It’s the end of another busy day. The last customers are gone. Kitchen is clean. Servers are all checked out and headed towards the door. Finally, a chance to take the weight off your feet, think about something other than food, maybe peruse a little social media. And there you see them: tacos. It’s not even Taco Tuesday. Pictures of friends making them at home. Snack specials at the bar at one restaurant. A build-your-own taco bar at another.
These aren’t thin layers of overly spiced beef, buried in iceberg lettuce, with an upcharge for a dollop of sour cream, and everything stuffed into a brittle shell that shatters at the first bite. Nope, these tacos are packed with the latest trendy ingredients and flavors lovingly encased in a soft taco shell and they’re flying out the doors of restaurant kitchens. Seriously. America has a taco obsession.
The beautiful thing about tacos, for the restaurant owner, is they are not only easy to place on into a menu (being endlessly customizable), but they are also perfect for keeping food costs down. Tacos often use less-expensive cuts, cooked low and slow to naturally tenderize the meat and intensify flavors.
Pick Your Protein
Take my poblano beef braise, something I’ve been making for years. Brown a large chuck roast, then toss into a dutch oven with poblano peppers, onions, a little garlic, plus some cumin and oregano. Add a beer and enough water or stock to cover the ingredients and slip the pot into a low-temperature for for three or four hours. When done, shred the meat then puree and reduce the braising liquid. The best part, it can be done ahead of time, ready to assemble into tacos in the middle of a busy service.
Pork is another great choice for slow-cooked taco meat, either a shoulder or a Boston butt. Track your flavor profile a little further south, say Argentina, and slow roast that pork with earthy cumin and tangy citrus for an amazingly unique carnitas.
That’s the really fun and exciting part about today’s tacos that is driving their popularity; not being wedded to any one regional flavor. You can tailor yours to blend perfectly with your existing menu or to round out a missing element. You could go spicy with a little Cajun spice, or perhaps tangy like in a vinegary North Carolina BBQ.
Along with the different flavors, there’s also no reason to limit the proteins to the most obvious. Consider using some crispy bacon or whole chunks of pork belly. How about some crawfish tails to go with that cajun spice or even seared Alaskan pollock tossed with lime and cilantro? For vegetarians, try using some chorizo-spiced seitan as a meat substitute. Just about anything can go in that shell, non-traditional toppings included.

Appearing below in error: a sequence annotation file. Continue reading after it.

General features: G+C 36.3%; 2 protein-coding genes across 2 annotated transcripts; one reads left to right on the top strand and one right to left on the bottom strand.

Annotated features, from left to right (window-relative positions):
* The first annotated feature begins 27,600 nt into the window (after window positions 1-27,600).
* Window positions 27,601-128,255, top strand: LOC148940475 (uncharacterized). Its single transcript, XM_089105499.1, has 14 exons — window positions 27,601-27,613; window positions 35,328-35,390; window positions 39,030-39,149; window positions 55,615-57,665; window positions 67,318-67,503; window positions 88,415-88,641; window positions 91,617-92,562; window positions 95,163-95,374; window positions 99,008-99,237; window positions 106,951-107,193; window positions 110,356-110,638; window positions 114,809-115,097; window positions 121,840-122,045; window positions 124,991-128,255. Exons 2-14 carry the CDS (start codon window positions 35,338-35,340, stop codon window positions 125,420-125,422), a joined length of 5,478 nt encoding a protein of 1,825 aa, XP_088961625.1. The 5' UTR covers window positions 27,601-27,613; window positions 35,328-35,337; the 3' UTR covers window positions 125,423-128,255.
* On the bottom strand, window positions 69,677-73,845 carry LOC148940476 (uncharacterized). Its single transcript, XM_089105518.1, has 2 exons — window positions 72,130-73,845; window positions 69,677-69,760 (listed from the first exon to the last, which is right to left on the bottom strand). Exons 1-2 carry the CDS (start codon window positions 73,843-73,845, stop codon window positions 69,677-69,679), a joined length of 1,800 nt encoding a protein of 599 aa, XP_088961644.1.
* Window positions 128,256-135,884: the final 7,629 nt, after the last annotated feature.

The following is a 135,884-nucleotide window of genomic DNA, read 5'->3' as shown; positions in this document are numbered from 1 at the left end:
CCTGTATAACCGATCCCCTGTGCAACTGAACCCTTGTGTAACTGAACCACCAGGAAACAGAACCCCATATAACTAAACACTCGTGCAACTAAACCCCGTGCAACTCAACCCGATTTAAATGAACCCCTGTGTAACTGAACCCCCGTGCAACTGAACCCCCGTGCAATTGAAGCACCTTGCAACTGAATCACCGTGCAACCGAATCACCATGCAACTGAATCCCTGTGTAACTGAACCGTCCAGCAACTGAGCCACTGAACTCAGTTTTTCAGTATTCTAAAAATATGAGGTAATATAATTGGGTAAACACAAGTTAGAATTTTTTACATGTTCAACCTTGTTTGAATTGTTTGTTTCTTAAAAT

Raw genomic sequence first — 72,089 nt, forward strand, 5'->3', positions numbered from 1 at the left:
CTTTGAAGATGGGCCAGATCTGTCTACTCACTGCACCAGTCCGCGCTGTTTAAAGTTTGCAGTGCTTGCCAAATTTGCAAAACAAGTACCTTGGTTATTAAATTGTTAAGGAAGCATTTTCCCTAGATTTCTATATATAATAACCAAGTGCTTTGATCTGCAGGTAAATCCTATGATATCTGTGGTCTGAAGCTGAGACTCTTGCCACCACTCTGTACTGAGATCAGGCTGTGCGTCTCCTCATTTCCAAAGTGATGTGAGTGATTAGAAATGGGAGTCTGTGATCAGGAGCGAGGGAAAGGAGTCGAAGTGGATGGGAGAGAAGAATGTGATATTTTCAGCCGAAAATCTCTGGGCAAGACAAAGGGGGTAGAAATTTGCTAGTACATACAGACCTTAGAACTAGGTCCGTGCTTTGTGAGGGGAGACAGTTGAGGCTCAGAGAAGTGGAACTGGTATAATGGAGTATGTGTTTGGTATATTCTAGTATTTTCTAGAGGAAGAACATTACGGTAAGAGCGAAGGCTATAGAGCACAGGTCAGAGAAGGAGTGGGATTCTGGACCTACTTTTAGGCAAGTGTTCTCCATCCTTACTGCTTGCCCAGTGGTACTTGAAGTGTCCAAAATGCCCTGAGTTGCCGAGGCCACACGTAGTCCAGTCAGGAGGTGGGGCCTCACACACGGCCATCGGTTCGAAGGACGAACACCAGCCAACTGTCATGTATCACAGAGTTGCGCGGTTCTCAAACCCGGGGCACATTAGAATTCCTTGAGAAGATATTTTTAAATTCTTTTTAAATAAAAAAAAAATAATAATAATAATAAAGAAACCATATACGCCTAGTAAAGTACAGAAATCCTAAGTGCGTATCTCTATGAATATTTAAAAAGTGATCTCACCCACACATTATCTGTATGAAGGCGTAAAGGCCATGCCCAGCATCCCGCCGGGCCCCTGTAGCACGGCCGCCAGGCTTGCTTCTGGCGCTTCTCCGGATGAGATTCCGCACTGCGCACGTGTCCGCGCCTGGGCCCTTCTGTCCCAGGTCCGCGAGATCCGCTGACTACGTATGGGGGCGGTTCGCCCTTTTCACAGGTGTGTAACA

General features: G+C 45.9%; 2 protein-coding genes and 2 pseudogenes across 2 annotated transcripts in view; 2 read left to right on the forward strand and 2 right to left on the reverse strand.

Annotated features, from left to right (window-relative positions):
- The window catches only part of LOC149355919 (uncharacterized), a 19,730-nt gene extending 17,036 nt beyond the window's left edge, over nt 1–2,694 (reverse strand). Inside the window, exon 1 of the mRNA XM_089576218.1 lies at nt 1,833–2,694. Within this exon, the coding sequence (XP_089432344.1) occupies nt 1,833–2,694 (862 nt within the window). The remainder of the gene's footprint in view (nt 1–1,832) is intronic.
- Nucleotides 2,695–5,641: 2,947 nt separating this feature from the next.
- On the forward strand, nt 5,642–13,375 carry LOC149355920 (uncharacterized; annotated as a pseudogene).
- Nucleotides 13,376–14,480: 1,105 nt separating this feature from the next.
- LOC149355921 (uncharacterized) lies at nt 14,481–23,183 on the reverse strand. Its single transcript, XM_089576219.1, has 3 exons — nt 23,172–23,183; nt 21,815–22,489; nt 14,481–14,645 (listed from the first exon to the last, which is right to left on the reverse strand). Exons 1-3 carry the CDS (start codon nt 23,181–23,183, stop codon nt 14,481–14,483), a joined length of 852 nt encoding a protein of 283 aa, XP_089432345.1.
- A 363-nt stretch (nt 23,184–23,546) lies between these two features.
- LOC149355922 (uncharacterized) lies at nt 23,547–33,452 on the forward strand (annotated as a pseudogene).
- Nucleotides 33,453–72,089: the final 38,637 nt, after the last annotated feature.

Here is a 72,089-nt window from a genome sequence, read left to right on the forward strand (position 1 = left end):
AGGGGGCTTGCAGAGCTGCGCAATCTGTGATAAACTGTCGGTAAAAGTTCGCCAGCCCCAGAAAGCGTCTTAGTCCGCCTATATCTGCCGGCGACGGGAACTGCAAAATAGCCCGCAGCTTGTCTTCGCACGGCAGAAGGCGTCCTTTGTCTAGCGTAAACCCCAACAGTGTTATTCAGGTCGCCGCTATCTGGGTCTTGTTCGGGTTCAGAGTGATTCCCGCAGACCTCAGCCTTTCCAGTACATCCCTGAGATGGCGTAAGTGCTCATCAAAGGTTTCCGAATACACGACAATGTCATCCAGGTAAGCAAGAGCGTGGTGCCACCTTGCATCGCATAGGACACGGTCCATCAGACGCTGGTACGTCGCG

Top it Off
Sure, the traditional shredded lettuce and cheese is nearly akin to comfort food in tacos, but there are options. Slaws have become hugely popular, not just for their taste but the added crunch they bring to the dish. You don’t even have to stick to cabbage. Shredded jicama or fennel will not only add unique flavors but will pop on the menu as trendy and desirable. Substitute in sour cream for the traditional mayonnaise for an extra spark in your slaw.
Picking the right cheese, if you choose to use one, can also elevate your taco. A little crumbled queso fresco, a raw white cheese, can add just the right creaminess and offset the heat in a taco, while some melted Oaxaca will up the richness of a dish. Of, for a Philadelphia-inspired taco, melt some cheddar over some grilled strips of steak and onions in that shell, perhaps with some hot peppers to grab your diners' attention.
Which leaves us with the one item that literally binds it all together, the shell. Sure, crispy taco shells still have a place but, because of their tendency to break or absorb any excess liquids and get soggy, they’ve fallen out of favor. Soft flour and corn tortillas tend to rule today’s menus. Offering both increases appeal as well as giving you another gluten free option on your menu with the corn tortillas. Making your own might not be something you have the desire for but, if you do, there’s a little room to play. Chickpeas or cauliflower are both increasingly used as carb substitutes and both can be pressed a cooked into shells. Just be careful about moisture levels. Both can be a little tricky and take practice to perfect.
Now, how do you get these tasty little treats onto your menu? Again, there are options! Taco Tuesday is a simple one. It's devoted to tacos to increase traffic on an otherwise slow night. How about happy hour? Increase that early-evening business by offering tacos at your bar. Maybe you haven’t quite figured out how to build your small plate section of your menu. Offering four or five different tacos (one or two per order, mix and match) is an easy way to take advantage of the trend towards smaller plates with varied flavors.
Popular with diners, friendly to food costs, and easy to make. If tacos aren’t on your menu yet, they should be soon.